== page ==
Current Light Flashes
Outage Center My Account

Current Light Flashes

The official voice of West Florida Electric Cooperative:

April 2024

Powering Life, from a Lineman's Perspective

Back to Light Flashes

Lineworkers are ranked as one of the 10 most dangerous jobs in the country. Linemen at West Florida Electric Cooperative work rain or shine, in often challenging conditions to ensure you have reliable electricity. We're recognizing our linemen this month as we celebrate Lineman Appreciation. The following column was contributed to & written by Josh Rabon, one of our many dedicated linemen.

My name is Josh Rabon and I am one of the 31 linemen at West Florida Electric Cooperative (WFEC) who work every day in all types of weather conditions to make sure our community has the power to live their lives. My job is hard work but it's very rewarding. I hope this will give you a better look into what we face and more importantly, why we do it.

The Danger:
A lot of people know line work is dangerous because we work near high-voltage electricity. Move just the wrong way or lose focus for a split second, and it could be deadly. You have to be aware of your surroundings and the safety of the person next to you. We work on energized power lines. When you're working with an element of danger that requires concentration, there is no margin for error. I am often working in storms with rain, wind, extreme heat or cold, in the dark, or on the side of the road next to fastmoving traffic.

After an apprenticeship of more than 8,000 hours of training under our belts, we transition to journeyman lineman - that's when we're considered officially trained in our field. But, our education is ongoing. Linemen continuously receive training to stay mindful of safety requirements and up-to-date on the latest equipment and procedures. In fact, we took part in bucket truck rescue training just this week (March 19).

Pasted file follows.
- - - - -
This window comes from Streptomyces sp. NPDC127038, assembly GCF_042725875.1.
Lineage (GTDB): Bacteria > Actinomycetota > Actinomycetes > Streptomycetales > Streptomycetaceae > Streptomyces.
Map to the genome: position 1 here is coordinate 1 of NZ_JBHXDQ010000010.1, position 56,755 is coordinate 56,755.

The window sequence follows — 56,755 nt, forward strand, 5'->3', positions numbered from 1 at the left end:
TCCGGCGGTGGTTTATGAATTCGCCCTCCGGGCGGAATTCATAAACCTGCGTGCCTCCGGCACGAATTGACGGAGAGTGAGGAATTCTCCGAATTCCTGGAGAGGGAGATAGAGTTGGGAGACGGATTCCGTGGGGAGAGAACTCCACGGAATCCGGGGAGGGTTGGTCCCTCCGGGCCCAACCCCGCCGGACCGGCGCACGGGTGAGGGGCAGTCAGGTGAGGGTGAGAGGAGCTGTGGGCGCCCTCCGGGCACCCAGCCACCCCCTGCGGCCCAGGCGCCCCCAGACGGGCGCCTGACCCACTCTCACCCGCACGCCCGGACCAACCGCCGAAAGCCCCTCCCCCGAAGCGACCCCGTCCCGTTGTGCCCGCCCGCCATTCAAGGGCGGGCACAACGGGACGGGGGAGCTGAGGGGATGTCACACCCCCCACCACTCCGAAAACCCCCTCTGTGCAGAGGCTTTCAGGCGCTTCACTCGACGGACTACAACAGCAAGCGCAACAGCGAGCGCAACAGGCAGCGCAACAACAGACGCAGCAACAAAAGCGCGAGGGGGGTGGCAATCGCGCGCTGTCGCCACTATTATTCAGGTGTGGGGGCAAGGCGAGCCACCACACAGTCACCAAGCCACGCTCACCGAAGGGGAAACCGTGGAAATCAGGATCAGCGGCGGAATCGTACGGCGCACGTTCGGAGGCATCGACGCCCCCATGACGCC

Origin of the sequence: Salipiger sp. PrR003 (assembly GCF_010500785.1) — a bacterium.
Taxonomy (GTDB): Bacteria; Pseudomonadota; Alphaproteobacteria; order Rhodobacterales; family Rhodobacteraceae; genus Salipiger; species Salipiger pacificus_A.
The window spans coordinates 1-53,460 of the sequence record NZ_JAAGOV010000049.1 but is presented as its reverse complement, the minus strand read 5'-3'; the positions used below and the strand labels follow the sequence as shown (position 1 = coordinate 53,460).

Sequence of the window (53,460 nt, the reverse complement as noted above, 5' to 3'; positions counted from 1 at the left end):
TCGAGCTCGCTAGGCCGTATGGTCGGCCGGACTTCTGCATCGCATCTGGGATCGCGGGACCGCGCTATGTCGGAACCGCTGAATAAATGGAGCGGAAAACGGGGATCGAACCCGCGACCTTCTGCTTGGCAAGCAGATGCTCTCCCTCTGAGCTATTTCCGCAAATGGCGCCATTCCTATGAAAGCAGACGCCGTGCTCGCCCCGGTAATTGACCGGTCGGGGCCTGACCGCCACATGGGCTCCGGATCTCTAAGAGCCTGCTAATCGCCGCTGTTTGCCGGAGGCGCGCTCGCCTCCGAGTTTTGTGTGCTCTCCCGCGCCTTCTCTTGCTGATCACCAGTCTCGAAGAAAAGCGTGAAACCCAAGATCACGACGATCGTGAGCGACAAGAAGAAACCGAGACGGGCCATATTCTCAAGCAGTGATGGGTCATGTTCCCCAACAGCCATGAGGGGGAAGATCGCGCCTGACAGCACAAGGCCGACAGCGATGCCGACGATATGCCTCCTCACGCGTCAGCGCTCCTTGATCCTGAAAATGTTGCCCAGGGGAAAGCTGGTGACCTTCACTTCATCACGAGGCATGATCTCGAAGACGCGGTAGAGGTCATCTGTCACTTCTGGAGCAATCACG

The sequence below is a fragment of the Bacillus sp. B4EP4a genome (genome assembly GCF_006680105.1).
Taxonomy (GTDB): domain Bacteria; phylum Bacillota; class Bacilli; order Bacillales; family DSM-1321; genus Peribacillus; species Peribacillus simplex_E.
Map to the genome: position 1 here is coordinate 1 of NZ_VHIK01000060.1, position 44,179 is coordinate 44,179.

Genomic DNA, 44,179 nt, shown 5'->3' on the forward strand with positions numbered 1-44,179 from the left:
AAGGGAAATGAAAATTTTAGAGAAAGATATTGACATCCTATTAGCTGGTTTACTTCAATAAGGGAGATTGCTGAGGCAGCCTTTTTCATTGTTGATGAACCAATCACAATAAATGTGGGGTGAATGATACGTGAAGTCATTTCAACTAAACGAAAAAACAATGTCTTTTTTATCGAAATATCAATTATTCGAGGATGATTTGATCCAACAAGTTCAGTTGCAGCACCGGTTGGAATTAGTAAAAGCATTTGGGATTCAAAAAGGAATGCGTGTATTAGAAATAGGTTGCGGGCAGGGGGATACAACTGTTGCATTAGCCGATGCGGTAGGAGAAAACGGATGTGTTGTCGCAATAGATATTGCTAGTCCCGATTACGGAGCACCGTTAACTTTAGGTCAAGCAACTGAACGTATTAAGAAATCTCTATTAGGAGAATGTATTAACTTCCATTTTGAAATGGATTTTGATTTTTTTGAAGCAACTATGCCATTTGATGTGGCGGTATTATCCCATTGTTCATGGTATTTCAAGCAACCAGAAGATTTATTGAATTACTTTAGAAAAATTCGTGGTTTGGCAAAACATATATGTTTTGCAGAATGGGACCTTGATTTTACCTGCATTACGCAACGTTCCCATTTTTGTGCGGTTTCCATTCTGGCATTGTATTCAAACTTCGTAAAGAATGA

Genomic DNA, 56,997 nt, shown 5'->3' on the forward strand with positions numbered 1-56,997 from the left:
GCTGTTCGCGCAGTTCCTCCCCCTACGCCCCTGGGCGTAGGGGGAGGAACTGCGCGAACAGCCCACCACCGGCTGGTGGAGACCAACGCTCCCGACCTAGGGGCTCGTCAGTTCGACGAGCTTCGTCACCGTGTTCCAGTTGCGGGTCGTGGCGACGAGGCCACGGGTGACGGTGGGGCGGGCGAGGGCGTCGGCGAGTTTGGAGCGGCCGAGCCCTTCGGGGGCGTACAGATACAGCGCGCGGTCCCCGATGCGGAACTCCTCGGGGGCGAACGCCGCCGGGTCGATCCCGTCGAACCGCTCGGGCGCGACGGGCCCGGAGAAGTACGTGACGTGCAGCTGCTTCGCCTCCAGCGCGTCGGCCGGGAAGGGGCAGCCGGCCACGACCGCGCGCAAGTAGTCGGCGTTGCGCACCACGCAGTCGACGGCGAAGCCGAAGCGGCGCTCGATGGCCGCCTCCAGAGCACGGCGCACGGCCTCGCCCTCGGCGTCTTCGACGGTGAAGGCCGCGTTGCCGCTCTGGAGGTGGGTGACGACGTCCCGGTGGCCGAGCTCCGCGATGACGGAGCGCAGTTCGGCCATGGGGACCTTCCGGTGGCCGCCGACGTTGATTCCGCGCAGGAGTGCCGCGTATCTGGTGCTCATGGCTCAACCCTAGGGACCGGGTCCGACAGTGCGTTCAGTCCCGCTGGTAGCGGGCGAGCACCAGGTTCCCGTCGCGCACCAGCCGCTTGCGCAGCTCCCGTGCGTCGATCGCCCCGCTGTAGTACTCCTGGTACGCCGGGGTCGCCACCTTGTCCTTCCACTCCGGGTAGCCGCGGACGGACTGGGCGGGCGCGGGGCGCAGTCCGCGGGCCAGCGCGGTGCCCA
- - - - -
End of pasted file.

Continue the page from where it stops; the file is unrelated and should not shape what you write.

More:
The Physical Demand:
The daily expectations of a lineman are physically demanding, but you won't hear any of us complain about that. I know what I signed up for - loading heavy materials, climbing poles and in and out of buckets, too. A lot of times, we go places the trucks can't, so I might be hiking through the woods loaded down with 40 pounds of personal protective equipment. But that's the job. Most of us are just glad to be outside.

The Sacrifices:
There are some sacrifices to being a lineman. I am often the first on the scene of an emergency, seeing things that are devastating like car accidents, structure fires and damage from severe storms. We get calls at all hours and in the middle of the night. I've missed a lot of hunting trips and family dinners, but my family is very supportive and it pays off in the end. As linemen, we make sure there is nothing standing in the way of helping our friends and neighbors get back to normal life.

Most people don't even consider the kind of work we do as linemen - more times than not, no one knows that we are out working unless they drive by, or God-forbid, we mess up or the power is already out. 

Nevertheless, I truly love what I do because it's ever-changing from job to job. Yes, it is building power lines but the process and design is different for each and every one. The challenges include dealing with terrain that varies from plowed fields, well-kept yards and even swamps, creeks and rivers. It's tough work but when it's done I can look back at the job and think, "Wow, guys, we actually did it." And, that is what gives me a sense of pride and fulfillment knowing what we just accomplished will deliver our members years of reliable service.

It's Worth It:
I have a lot of pride in my work. Even when it is cold and wet, or terribly hot during the summer, I know I'm working to keep people warm or cool. There's a lot of satisfaction in hearing someone yell "thank you" from the window or porch after the lights come back on. No matter how tired I am or how long I have been working, that feeling always makes it worth it.

West Florida Electric Cooperative and its employees are members of this community. We live in the same neighborhoods. We shop at the same stores. Our kids go to the same schools. If your lights are off, there is a good chance ours are off, too. So, you can trust that we are doing our very best to get the lights back on as quickly and safely as possible - so you can get back to normal life.

photo for Powering Life, from a Lineman's Perspective